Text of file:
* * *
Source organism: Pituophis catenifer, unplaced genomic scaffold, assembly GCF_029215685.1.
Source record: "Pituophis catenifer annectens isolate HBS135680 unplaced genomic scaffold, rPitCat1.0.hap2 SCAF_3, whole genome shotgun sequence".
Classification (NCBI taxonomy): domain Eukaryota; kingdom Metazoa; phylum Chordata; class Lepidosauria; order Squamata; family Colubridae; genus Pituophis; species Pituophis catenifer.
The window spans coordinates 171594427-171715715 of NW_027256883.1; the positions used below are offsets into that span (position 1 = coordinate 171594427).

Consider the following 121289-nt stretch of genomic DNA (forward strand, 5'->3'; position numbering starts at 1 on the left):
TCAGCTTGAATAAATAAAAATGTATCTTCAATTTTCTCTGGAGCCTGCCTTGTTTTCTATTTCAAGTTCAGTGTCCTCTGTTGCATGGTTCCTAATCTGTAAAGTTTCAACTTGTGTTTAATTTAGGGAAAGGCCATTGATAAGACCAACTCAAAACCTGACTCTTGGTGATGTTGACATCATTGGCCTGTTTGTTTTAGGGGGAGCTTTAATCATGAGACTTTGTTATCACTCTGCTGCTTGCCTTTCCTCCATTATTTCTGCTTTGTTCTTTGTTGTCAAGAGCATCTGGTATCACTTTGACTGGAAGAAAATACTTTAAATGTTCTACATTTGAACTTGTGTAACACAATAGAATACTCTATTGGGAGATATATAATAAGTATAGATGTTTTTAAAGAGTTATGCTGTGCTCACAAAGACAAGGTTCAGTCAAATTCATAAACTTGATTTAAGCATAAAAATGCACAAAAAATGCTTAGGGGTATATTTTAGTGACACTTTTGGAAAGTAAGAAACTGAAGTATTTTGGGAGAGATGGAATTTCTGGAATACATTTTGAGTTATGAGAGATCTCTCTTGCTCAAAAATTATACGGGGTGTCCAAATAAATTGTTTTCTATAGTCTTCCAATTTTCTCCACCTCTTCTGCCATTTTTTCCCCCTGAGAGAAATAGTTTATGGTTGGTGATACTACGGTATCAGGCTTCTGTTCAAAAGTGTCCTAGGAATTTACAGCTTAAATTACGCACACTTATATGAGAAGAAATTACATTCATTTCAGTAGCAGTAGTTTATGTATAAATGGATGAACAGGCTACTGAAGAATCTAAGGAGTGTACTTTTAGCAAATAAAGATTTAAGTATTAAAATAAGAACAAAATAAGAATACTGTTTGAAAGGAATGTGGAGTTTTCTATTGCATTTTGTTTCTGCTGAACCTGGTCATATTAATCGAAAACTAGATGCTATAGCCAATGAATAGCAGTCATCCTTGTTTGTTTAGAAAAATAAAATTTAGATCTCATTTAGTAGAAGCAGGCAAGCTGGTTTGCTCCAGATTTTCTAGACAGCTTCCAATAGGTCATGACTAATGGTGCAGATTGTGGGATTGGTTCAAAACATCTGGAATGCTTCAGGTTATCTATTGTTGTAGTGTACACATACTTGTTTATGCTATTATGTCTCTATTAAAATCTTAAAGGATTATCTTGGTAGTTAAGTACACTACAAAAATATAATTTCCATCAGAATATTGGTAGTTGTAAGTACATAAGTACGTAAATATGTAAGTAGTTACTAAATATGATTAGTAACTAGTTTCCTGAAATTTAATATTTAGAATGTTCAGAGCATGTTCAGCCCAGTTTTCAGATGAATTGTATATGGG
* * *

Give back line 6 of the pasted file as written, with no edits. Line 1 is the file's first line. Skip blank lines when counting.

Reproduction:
TCAGCTTGAATAAATAAAAATGTATCTTCAATTTTCTCTGGAGCCTGCCTTGTTTTCTATTTCAAGTTCAGTGTCCTCTGTTGCATGGTTCCTAATCTGTAAAGTTTCAACTTGTGTTTAATTTAGGGAAAGGCCATTGATAAGACCAACTCAAAACCTGACTCTTGGTGATGTTGACATCATTGGCCTGTTTGTTTTAGGGGGAGCTTTAATCATGAGACTTTGTTATCACTCTGCTGCTTGCCTTTCCTCCATTATTTCTGCTTTGTTCTTTGTTGTCAAGAGCATCTGGTATCACTTTGACTGGAAGAAAATACTTTAAATGTTCTACATTTGAACTTGTGTAACACAATAGAATACTCTATTGGGAGATATATAATAAGTATAGATGTTTTTAAAGAGTTATGCTGTGCTCACAAAGACAAGGTTCAGTCAAATTCATAAACTTGATTTAAGCATAAAAATGCACAAAAAATGCTTAGGGGTATATTTTAGTGACACTTTTGGAAAGTAAGAAACTGAAGTATTTTGGGAGAGATGGAATTTCTGGAATACATTTTGAGTTATGAGAGATCTCTCTTGCTCAAAAATTATACGGGGTGTCCAAATAAATTGTTTTCTATAGTCTTCCAATTTTCTCCACCTCTTCTGCCATTTTTTCCCCCTGAGAGAAATAGTTTATGGTTGGTGATACTACGGTATCAGGCTTCTGTTCAAAAGTGTCCTAGGAATTTACAGCTTAAATTACGCACACTTATATGAGAAGAAATTACATTCATTTCAGTAGCAGTAGTTTATGTATAAATGGATGAACAGGCTACTGAAGAATCTAAGGAGTGTACTTTTAGCAAATAAAGATTTAAGTATTAAAATAAGAACAAAATAAGAATACTGTTTGAAAGGAATGTGGAGTTTTCTATTGCATTTTGTTTCTGCTGAACCTGGTCATATTAATCGAAAACTAGATGCTATAGCCAATGAATAGCAGTCATCCTTGTTTGTTTAGAAAAATAAAATTTAGATCTCATTTAGTAGAAGCAGGCAAGCTGGTTTGCTCCAGATTTTCTAGACAGCTTCCAATAGGTCATGACTAATGGTGCAGATTGTGGGATTGGTTCAAAACATCTGGAATGCTTCAGGTTATCTATTGTTGTAGTGTACACATACTTGTTTATGCTATTATGTCTCTATTAAAATCTTAAAGGATTATCTTGGTAGTTAAGTACACTACAAAAATATAATTTCCATCAGAATATTGGTAGTTGTAAGTACATAAGTACGTAAATATGTAAGTAGTTACTAAATATGATTAGTAACTAGTTTCCTGAAATTTAATATTTAGAATGTTCAGAGCATGTTCAGCCCAGTTTTCAGATGAATTGTATATGGG